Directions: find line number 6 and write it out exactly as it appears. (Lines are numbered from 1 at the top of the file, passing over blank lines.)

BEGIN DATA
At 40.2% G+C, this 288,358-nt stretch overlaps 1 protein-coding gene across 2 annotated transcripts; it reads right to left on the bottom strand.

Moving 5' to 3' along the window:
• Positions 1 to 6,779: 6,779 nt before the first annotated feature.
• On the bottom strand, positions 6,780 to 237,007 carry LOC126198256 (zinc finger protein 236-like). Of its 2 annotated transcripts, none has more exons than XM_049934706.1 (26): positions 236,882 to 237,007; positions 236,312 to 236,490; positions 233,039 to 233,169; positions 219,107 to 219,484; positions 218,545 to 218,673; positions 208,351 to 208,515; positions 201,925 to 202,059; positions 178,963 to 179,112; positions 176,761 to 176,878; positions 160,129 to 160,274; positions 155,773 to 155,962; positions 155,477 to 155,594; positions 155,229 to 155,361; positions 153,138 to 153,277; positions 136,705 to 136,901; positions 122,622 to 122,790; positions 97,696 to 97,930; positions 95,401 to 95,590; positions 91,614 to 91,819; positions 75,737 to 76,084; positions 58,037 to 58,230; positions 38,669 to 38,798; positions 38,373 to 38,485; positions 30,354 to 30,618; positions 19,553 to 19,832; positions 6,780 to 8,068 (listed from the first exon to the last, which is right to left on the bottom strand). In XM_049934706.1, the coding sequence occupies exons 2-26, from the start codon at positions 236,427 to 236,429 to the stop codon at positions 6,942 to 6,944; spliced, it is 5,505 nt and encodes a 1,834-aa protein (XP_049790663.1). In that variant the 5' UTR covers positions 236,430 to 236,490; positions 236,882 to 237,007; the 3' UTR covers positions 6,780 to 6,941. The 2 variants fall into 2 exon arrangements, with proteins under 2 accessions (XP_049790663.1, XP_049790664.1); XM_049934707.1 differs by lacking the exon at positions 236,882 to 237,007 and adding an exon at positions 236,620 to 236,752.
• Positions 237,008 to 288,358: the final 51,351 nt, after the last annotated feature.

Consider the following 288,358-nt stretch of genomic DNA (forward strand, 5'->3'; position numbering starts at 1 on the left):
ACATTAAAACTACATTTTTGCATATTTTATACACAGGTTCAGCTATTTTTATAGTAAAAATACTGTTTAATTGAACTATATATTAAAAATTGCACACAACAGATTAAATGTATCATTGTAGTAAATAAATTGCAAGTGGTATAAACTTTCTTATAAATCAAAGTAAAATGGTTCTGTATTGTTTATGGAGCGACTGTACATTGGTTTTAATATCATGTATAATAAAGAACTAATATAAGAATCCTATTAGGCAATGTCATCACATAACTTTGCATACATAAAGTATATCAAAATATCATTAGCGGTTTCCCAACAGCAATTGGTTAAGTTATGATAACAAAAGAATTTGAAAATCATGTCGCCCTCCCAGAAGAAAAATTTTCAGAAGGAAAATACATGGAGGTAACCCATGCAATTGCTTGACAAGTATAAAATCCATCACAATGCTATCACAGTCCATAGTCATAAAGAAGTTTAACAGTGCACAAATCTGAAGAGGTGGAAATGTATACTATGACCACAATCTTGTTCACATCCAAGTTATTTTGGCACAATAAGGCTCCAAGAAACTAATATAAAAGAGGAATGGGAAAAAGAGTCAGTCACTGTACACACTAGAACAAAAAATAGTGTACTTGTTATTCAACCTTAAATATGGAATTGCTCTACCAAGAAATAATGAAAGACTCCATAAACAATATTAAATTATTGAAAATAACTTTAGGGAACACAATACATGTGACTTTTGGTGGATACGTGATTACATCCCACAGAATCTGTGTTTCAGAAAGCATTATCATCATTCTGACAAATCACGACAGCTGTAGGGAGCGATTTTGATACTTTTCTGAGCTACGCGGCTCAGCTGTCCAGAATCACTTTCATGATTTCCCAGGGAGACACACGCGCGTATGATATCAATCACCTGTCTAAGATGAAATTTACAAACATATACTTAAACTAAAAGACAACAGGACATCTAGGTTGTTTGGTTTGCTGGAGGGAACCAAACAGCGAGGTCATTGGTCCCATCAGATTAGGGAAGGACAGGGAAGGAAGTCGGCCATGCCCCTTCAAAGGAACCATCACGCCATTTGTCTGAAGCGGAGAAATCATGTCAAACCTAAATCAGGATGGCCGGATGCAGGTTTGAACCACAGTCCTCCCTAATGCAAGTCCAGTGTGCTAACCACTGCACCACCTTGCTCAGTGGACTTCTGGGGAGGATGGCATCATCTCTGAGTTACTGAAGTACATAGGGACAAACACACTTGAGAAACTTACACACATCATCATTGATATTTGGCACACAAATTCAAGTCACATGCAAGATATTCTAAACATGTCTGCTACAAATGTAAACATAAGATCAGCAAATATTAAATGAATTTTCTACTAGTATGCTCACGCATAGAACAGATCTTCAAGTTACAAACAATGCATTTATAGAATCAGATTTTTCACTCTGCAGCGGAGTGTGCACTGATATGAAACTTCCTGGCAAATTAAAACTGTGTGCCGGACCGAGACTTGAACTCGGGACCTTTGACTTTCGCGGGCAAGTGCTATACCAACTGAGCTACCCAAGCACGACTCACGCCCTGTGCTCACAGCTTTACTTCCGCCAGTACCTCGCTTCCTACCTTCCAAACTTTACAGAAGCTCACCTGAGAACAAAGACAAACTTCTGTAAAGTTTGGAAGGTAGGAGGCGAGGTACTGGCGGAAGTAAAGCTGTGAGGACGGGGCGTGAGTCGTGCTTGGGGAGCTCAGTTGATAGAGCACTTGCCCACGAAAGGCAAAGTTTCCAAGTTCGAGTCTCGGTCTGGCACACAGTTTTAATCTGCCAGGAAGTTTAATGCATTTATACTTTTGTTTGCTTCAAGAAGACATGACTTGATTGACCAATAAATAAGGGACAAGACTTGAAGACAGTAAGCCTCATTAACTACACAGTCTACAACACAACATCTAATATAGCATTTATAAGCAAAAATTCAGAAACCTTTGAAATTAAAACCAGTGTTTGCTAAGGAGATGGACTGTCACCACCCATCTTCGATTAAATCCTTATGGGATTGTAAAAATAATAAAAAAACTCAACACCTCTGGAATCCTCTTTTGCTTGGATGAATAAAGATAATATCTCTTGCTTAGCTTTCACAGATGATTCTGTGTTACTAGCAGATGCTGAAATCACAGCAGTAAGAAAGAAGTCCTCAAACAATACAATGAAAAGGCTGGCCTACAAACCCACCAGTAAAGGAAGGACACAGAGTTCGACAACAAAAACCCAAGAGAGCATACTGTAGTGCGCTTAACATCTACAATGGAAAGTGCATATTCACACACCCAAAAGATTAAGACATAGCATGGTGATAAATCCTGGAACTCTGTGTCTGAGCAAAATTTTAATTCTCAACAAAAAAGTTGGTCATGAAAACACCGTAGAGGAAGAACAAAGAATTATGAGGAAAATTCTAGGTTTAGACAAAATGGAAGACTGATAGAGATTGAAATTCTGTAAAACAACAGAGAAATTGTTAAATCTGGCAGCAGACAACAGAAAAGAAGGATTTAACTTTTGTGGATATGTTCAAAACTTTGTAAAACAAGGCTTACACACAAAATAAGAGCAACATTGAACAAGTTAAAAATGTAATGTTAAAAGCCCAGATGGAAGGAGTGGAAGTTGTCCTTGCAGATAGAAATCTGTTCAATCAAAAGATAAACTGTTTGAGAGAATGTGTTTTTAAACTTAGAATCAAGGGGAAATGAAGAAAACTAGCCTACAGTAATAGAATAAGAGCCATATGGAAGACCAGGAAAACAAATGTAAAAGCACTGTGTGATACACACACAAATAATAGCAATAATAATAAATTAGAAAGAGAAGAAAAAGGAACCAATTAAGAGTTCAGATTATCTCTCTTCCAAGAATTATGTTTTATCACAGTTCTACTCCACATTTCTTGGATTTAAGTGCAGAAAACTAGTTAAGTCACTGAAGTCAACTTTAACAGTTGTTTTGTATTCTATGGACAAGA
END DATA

Consider the following 288,358-nt stretch of genomic DNA (forward strand, 5'->3'; position numbering starts at 1 on the left):